What does it feel like to be in a relaxed state? What triggers me back into a state of stress? What are the signs?
Increasingly over the past couple of years, I’ve been having outbreaks of hives and itchy skin. I finally sat down with an allergist, who gave it to me straight. I am allergic to pineapples, apples, and—get this—anything that touches my skin. Anything that rubs, scratches, or irritates my skin will create the itchy, irritating hives. He said, “Your problem isn’t actually the allergies. It’s stress and anxiety, so I would get that under control if you can.”
Funny. I’ve been trying to get my stress and anxiety under control since I collapsed into a heap of wracking sobs in front of my math teacher in high school because I was in school full time, socializing full time, and working eight-hour days on the weekends, so couldn’t complete my math homework. Ironic, perhaps, that a yoga teacher would struggle so much with stress, but ask any one of us and we will probably tell you that’s how we got into this field in the first place.
It’s not that we are “Type-A” personalities or workaholics. Our culture has been mainlining stress, and we are accidental junkies. We think relaxation is something you do on a vacation that you worked 80-hour weeks for years to “deserve,” and when we see it in everyday life, we recoil in fear and disgust and label it “laziness.”
Yesterday, I noticed a billboard for a coffee shop advertising an even faster way to pay. The image was a coffee mug and a doughnut moving so quickly the doughnut’s sprinkles were flying off. Sitting down for a coffee and a doughnut used to mean a pause from a stressful day, a quiet moment before having to rush off again. Now a “coffee break” is another cog in our Faster Machine.
What appears to be happening is a slow but certain takeover of our sympathetic nervous system (SNS), sometimes called the “stress state,” from the parasympathetic nervous system (PNS), which governs healing and rest. Both systems are always present in the body, but one is usually functioning more than the other. Calling the SNS the “stress state” gives it a bit of a negative connotation, which isn’t quite right. We need stress to survive, and having appropriate periods of stress gets us out of the house in the morning, helps us follow our dreams, and yes, if necessary, helps us run away from a bear.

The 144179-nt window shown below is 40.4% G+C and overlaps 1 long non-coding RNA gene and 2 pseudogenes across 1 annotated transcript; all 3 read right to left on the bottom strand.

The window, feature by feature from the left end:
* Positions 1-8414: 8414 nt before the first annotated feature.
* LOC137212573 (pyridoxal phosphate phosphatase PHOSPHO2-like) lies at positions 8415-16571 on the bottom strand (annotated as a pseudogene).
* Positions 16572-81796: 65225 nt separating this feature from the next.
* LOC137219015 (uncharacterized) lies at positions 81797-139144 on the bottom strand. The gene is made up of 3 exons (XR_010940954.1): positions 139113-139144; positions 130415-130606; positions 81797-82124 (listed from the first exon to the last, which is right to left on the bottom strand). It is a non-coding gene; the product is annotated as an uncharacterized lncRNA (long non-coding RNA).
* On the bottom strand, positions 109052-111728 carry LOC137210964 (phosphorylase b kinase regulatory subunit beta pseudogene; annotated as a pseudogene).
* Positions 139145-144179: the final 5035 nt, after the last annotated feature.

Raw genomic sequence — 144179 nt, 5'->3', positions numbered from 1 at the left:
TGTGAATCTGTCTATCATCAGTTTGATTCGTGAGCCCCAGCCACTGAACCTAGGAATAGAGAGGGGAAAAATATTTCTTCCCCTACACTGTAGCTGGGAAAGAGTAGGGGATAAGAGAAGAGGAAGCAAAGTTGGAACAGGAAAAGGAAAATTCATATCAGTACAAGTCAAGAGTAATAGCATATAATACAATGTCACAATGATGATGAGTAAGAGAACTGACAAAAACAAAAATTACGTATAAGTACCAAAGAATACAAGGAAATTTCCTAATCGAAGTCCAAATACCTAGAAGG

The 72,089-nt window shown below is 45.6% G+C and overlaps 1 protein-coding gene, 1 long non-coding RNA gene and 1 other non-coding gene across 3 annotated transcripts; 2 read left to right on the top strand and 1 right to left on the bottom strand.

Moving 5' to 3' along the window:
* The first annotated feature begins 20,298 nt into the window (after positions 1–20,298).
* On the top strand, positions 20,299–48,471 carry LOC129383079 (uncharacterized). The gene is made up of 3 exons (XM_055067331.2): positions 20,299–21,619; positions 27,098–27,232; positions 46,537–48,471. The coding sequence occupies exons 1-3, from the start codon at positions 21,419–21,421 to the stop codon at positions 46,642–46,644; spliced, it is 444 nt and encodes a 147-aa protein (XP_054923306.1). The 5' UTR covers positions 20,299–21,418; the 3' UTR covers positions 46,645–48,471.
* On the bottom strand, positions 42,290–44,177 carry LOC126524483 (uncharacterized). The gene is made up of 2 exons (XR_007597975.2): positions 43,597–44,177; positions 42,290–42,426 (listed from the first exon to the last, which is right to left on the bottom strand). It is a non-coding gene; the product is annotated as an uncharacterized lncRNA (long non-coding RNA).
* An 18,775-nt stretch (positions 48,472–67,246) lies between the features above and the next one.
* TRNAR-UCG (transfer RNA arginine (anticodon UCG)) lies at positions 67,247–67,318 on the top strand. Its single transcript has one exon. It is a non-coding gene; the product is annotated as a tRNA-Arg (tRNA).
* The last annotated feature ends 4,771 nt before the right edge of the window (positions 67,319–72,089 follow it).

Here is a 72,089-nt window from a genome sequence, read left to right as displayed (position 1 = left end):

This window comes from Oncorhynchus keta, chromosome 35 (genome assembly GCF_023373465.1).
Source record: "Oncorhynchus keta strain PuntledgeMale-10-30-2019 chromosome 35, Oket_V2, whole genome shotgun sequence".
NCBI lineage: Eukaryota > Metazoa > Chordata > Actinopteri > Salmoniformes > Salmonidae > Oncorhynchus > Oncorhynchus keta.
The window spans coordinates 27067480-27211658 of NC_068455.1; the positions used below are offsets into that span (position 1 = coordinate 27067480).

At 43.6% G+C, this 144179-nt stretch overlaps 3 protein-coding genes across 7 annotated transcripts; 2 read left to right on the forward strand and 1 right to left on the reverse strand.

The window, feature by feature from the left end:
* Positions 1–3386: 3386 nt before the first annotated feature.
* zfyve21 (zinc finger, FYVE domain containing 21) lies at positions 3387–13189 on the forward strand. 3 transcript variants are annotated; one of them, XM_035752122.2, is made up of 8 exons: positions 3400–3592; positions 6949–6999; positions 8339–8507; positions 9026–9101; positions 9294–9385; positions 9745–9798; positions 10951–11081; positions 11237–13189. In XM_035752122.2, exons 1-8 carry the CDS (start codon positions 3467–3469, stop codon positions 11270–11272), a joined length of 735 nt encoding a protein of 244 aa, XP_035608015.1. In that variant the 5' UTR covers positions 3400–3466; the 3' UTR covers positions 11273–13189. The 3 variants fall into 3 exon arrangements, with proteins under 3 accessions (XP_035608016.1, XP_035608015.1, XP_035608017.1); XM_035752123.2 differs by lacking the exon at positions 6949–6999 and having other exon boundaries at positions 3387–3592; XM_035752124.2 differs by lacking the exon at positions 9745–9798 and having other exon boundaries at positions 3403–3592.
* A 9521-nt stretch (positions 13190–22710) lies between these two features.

The problem is that our SNS easily gets stuck in the “on” position. Even when we appear to be relaxed, the SNS is still highly functioning, preventing the PNS from taking over and allowing us to rest, digest, process emotion, and stimulate the immune system. Nightmares and clenched jaws indicate that we can even sleep in a stress state. If you’re like me, being at a low buzz of stress feels so normal that deep relaxation and stillness is so unfamiliar it’s almost uncomfortable. Our stress habits are so strong that, ironically, being comfortable is beyond our comfort zone.
The good news is that even though the SNS is very easily triggered, there are triggers for the PNS as well that we can practice more often to rehabilitate our stress addictions.
The most important tool we can use to retrain ourselves is awareness. What does it feel like to be in a relaxed state? What triggers me back into a state of stress? What are the signs?
In order to see these signs, you must first know what it feels like to be relaxed. Actually relaxed.
Viparita Karani, or Legs Up the Wall, is a yoga pose that strongly stimulates the PNS, and all you need is a floor and a wall or even a bed or couch. If you can get out to a restorative yoga class, even better, but this is one you can do everyday. Always check with your doctor first if you are pregnant or have any health concerns.
Sit with one hip touching the wall. Roll down onto your forearms as you swing your legs up the wall, and shimmy as close to the wall as you feel comfortable. No need to touch the wall with your bum.
Lie on your back, hands on your belly, out to the sides, or up overhead, whichever one feels most comfortable to you. Lifting your legs off the floor tells your body in no uncertain terms that you are not “on the go” right now. Your sprinkles are going to stay firmly on your doughnut here.
If you have a bolster or pillow, slide it under your hips, and adjust it for comfort. If you have a blanket, drape it over your legs for warmth and support. If you have an eye pillow or a scarf, place it over your eyes. Warmth, comfort, quiet, and darkness are a few excellent PNS triggers.
You can stay here for up to 20 minutes if you are comfortable, but five minutes is enough. When you are ready to come out, do so slowly, bending your knees and rolling onto your right side before you come all the way up. Take your time and remember this feeling of relaxation as you notice what triggers you back into your SNS.
Now we have a program for stress rehab. Good luck, and godspeed you keep your sprinkles on.